What Are They Actually Teaching In Yeshivas?

Do children get a subpar education in Yeshivas?

by Bill Formby

Folks, I am going to show you and the whole world a bit of my ignorance. How many of you know what a “Yeshiva” is? I fully admit I did not. I never heard the word and did not know they existed on this or any other planet. But they do, and apparently, they are not doing what they are supposed to do very well.

A Yeshiva is an institution, a school, that focuses on the teaching of the books of Judaism such as the Torah. In some places, like New York City, for example, they are private religious schools that replace public school requirements for Jewish children. But, religious schools are really not that unusual in this country, right? I mean we have Catholic schools and Christian schools so what is the problem. Well, it seems that the primary thing taught at the Yeshivas is Orthodox Judaism, not academics. According to an article in the New York Times by Eliza Shapiro, there are children in their last year of some of these school who do not even know that there was a civil war or that dinosaurs once roamed the earth.

According to the article, this is a problem that has been under investigation by the mayor’s office since 2015 but apparently has been in a holding pattern. The problem, it seems, is the very large voting bloc of orthodox Jews in the city that threatens any politician that intend to change their system. However, with some 57,000 students being deprived of a secular education the state has started bringing pressure on the city to move further. The state recently changed the rules on how private schools operate and demanded that the city inspect all private schools to assure compliance.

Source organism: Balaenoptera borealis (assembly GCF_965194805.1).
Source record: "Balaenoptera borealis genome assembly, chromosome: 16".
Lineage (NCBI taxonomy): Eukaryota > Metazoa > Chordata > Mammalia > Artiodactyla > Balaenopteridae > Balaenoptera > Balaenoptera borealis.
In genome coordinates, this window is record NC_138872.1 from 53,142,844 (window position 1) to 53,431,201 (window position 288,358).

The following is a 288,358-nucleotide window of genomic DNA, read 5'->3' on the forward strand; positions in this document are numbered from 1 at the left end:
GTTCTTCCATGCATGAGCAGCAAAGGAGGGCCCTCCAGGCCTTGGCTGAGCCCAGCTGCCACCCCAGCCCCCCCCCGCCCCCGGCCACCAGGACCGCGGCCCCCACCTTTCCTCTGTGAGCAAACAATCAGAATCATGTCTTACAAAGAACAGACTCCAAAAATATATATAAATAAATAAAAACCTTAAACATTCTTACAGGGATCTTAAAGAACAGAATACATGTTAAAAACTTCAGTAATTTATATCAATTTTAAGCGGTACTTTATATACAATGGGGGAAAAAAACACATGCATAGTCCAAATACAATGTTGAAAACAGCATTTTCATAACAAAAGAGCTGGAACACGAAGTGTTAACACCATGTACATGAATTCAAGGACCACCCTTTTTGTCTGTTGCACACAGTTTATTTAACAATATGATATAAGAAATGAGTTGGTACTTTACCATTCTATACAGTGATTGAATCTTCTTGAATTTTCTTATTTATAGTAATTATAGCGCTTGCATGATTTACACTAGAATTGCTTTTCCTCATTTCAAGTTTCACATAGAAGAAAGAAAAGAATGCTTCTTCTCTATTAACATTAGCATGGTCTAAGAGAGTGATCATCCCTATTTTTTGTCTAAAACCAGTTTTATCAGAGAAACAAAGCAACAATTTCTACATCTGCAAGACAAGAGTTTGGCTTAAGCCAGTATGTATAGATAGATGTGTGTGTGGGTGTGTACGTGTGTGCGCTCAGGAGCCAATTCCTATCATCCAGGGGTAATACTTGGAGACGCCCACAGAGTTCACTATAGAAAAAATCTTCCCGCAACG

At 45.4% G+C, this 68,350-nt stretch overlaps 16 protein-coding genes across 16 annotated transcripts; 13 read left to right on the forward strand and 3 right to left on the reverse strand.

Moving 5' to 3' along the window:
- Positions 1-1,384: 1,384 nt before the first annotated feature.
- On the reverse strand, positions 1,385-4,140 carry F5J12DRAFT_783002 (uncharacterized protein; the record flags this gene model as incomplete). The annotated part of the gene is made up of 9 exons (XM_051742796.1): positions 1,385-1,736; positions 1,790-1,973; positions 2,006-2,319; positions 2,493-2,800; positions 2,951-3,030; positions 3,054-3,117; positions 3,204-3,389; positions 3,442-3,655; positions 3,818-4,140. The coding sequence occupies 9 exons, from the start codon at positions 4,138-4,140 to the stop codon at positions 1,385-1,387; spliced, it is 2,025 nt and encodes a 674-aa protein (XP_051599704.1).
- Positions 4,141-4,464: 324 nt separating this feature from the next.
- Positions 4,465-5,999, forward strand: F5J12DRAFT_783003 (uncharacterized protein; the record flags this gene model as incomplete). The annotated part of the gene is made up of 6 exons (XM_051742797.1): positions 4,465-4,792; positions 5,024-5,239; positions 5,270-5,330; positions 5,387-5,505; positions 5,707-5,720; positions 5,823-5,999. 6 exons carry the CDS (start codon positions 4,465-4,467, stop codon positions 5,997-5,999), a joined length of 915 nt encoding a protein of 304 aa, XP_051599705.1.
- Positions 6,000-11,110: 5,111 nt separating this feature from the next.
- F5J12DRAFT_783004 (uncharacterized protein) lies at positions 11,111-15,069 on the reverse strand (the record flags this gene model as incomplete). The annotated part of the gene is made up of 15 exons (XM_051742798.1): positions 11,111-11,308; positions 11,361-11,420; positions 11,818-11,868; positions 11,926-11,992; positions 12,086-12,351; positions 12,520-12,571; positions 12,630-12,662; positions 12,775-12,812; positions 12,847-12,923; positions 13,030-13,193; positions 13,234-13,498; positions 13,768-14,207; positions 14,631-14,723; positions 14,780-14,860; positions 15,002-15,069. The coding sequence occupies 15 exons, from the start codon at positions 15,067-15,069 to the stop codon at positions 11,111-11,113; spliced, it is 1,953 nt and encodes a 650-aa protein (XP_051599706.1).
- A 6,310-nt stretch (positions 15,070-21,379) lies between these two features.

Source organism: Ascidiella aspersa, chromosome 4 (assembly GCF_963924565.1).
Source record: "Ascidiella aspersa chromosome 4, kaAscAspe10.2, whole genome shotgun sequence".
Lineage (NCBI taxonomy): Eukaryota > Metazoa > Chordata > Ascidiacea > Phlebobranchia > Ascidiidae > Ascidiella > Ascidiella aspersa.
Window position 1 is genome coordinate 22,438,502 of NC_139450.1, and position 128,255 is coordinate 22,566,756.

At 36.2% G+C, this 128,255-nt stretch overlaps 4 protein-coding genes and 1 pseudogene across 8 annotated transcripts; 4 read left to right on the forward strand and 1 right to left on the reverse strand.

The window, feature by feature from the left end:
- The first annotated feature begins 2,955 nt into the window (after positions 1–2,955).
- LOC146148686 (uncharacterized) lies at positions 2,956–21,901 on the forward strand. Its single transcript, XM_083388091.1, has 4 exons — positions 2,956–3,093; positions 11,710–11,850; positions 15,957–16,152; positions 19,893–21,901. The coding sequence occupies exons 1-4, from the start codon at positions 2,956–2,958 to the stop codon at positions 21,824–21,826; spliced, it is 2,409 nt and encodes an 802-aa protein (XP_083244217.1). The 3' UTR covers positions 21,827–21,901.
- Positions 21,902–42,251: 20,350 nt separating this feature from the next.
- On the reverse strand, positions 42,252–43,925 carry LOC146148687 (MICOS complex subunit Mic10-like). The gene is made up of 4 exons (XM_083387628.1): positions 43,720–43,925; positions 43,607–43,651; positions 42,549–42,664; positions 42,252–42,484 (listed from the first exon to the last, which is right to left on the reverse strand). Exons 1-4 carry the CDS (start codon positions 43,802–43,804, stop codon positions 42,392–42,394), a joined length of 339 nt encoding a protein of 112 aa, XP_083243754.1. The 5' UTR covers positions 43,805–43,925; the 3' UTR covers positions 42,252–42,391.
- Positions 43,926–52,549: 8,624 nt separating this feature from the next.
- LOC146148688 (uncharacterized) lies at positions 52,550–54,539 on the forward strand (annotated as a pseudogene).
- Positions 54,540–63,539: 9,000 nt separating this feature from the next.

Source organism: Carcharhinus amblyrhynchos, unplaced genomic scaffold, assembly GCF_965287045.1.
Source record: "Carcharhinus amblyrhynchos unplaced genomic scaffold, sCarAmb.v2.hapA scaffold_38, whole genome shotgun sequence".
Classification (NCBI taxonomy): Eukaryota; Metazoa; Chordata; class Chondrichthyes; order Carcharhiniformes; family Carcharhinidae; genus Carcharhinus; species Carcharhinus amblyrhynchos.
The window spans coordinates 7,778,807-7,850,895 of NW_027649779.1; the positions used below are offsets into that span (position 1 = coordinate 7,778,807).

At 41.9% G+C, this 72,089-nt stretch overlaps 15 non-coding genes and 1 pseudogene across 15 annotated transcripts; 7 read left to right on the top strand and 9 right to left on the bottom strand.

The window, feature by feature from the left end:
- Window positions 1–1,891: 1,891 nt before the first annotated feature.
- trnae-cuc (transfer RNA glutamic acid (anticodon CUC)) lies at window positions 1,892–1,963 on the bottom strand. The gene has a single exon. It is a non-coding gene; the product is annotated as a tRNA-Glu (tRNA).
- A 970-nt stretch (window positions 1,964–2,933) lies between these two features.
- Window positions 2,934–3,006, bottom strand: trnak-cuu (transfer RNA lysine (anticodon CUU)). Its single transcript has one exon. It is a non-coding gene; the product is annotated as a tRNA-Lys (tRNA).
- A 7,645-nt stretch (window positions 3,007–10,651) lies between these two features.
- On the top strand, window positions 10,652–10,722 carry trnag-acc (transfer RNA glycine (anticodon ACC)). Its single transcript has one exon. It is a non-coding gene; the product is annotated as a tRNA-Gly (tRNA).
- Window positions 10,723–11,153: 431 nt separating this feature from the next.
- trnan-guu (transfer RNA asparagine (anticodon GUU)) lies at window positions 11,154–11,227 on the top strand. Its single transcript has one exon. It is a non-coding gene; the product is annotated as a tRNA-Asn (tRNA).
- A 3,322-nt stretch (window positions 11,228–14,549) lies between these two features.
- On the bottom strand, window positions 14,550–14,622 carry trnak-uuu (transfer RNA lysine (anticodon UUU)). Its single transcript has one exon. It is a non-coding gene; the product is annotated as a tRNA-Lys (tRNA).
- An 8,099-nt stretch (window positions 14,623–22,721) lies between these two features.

An interesting point about this problem is that it primarily applies to boys and it often leaves them with an education that has not prepared them for any type of job after they graduate. Most of the boys say they spend almost all of their school day studying Jewish texts and not secular materials.

Sounding much like the evangelicals and Southern Baptists an attorney for Educational and Religious liberty in Schools claims, “The intrusive set of requirements imposed by the state demolishes the wall between church and state that politicians have hidden behind for decades.”

My being from Alabama makes me wonder just what in the hell is going on in this country today. Here in the ultraconservative South, we expect this kind of nonsense, but what the hell, in New York City? Of course, that is the same place that sent us the orange-headed numb nuts that calls himself president now. Maybe it is time we reconsidered this division of the United States.

We may need to separate this land into three or four parts. Those with brains and know how to use them the right way (Us). Those with brains but no idea how to use them (Republican Congress). Those small brains that like to pretend they know what they are doing (Trump). And, lastly, those that traded their brains in for religion (Anyone else that believes that there is an afterlife).

Then, and only then, we build a wall.

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Posted by on December 6, 2018. Filed under COMMENTARY/OPINION. You can follow any responses to this entry through the RSS 2.0. You can leave a response or trackback to this entry
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5 Responses to What Are They Actually Teaching In Yeshivas?

  1. Glenn Geist Reply

    December 6, 2018 at 3:37 pm

    It’s complicated. There are, as with Christianity and Islam, many denominations. In Judaism today, there are reform, Conservative and Orthodox followers all with their own religious school systems with differing degrees of “secular” education – and then there are the Hasidim that many confuse with orthodoxy.